The glass specialist, Andrew Moor, coordinated the eight external glass screens. The images for the screens were created by the artist Kirsty Brooks. Kirsty is a public artist, working in hospitals, schools and commercial sites to creating site specific and subtle images that reflect the history, culture and flavour of each environment. Each of the eight Bridlington screens shows a detail from the local environment, including the topography, the local industry and local landmarks.
Central and local government sponsored the development of the ‘Spa Gardens’ project. It is part of a ‘culture-led’ approach to the regeneration of seaside places.The overall scheme is designed by the Leeds-based practice, Bauman Lyons Architects, under the leadership of Irena Bauman with Estelle Warren as the landscape architects. The goal was to convert a small triangular area adjacent to the sea front into a venue for a range of events and performances in an outdoor setting.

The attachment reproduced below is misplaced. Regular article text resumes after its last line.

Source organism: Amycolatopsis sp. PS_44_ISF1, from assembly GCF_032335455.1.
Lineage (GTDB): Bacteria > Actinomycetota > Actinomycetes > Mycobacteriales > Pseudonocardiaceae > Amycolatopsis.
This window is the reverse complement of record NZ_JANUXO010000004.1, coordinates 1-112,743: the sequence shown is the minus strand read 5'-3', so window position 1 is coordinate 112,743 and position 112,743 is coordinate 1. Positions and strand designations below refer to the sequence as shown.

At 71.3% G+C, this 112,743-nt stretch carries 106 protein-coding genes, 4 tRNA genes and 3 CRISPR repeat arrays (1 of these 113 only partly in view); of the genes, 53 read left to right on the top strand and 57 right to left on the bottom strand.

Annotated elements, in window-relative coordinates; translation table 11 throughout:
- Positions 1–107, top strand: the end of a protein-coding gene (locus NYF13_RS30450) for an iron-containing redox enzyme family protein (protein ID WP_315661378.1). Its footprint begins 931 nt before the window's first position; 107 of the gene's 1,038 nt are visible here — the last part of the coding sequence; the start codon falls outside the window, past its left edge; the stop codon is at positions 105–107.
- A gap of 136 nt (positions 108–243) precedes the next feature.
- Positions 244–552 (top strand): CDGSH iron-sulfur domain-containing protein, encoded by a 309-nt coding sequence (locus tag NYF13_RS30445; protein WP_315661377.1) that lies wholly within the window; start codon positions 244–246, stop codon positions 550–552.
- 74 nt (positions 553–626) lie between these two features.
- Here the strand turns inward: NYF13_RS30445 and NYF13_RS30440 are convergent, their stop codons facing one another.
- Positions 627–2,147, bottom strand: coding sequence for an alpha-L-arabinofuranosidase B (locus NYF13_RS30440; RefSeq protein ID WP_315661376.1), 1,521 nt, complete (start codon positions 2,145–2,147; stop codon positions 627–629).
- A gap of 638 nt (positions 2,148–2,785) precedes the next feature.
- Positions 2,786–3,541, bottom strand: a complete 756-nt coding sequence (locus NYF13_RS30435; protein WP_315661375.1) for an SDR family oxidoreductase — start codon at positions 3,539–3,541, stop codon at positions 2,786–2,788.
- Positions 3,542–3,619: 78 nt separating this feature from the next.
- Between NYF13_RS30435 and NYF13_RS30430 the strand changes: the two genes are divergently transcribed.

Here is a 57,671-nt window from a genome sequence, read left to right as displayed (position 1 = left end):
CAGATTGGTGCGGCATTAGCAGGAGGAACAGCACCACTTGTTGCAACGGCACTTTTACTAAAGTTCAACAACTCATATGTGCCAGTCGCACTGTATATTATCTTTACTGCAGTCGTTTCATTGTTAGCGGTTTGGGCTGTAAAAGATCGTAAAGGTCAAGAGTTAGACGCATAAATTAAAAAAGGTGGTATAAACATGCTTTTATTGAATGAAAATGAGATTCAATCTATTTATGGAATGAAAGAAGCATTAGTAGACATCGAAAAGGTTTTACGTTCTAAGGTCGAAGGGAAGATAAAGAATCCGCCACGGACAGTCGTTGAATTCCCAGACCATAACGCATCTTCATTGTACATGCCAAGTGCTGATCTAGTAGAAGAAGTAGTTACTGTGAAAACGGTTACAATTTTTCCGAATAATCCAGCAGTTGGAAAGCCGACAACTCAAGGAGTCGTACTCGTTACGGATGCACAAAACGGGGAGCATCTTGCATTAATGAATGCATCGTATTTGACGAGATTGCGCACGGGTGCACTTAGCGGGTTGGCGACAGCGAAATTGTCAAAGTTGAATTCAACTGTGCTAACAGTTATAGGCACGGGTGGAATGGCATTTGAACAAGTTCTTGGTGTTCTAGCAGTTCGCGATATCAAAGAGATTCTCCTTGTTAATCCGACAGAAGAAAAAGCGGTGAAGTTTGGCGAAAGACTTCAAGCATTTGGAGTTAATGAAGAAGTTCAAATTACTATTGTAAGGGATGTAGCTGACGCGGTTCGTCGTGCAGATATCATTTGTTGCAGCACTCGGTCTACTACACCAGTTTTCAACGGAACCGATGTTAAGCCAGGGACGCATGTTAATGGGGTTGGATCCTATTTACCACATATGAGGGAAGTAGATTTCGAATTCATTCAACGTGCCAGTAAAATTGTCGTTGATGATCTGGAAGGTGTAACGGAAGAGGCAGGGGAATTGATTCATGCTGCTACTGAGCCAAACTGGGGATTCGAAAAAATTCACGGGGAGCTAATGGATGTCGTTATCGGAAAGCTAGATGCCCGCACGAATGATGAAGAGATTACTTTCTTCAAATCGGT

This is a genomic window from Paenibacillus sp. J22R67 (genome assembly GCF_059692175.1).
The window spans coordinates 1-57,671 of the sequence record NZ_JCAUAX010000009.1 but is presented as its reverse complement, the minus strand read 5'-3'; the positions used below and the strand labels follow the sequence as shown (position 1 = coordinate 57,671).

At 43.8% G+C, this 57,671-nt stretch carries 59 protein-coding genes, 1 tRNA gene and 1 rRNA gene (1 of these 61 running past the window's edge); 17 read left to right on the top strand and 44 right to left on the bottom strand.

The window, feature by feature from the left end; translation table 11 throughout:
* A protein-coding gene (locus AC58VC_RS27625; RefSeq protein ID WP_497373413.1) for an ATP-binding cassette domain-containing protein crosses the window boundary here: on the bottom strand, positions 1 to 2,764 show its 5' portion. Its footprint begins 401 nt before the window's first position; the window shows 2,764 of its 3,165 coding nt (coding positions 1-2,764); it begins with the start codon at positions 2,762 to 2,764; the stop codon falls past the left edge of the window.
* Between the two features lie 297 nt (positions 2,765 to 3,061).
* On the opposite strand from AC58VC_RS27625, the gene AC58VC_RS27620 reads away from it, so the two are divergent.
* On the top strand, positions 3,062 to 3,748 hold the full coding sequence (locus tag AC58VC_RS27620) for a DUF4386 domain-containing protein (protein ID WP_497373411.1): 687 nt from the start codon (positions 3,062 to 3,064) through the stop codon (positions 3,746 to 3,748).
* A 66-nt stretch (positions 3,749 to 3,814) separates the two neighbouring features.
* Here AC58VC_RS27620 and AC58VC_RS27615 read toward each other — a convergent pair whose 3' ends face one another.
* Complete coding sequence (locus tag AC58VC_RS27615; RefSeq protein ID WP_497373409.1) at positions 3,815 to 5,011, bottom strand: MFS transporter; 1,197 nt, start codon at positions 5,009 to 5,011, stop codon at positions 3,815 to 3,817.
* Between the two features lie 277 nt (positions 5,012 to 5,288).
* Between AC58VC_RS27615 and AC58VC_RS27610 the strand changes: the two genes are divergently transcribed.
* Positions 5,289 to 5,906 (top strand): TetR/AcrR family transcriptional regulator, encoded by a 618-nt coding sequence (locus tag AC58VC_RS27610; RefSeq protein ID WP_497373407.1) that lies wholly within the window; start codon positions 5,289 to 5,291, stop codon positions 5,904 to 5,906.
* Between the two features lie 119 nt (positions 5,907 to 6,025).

The panels are made up of two layers of glass laminated together with an image both inside and outside the laminate, creating an interesting kinetic experience for the viewer. The panels sometimes seem semi-transparent and sometimes are not. One side is shiny and reflective, as one would expect of glass, the other is a matt etched surface.The panels have had a great response from local citizens and tourists, particularly the way they are designed them to light up at night.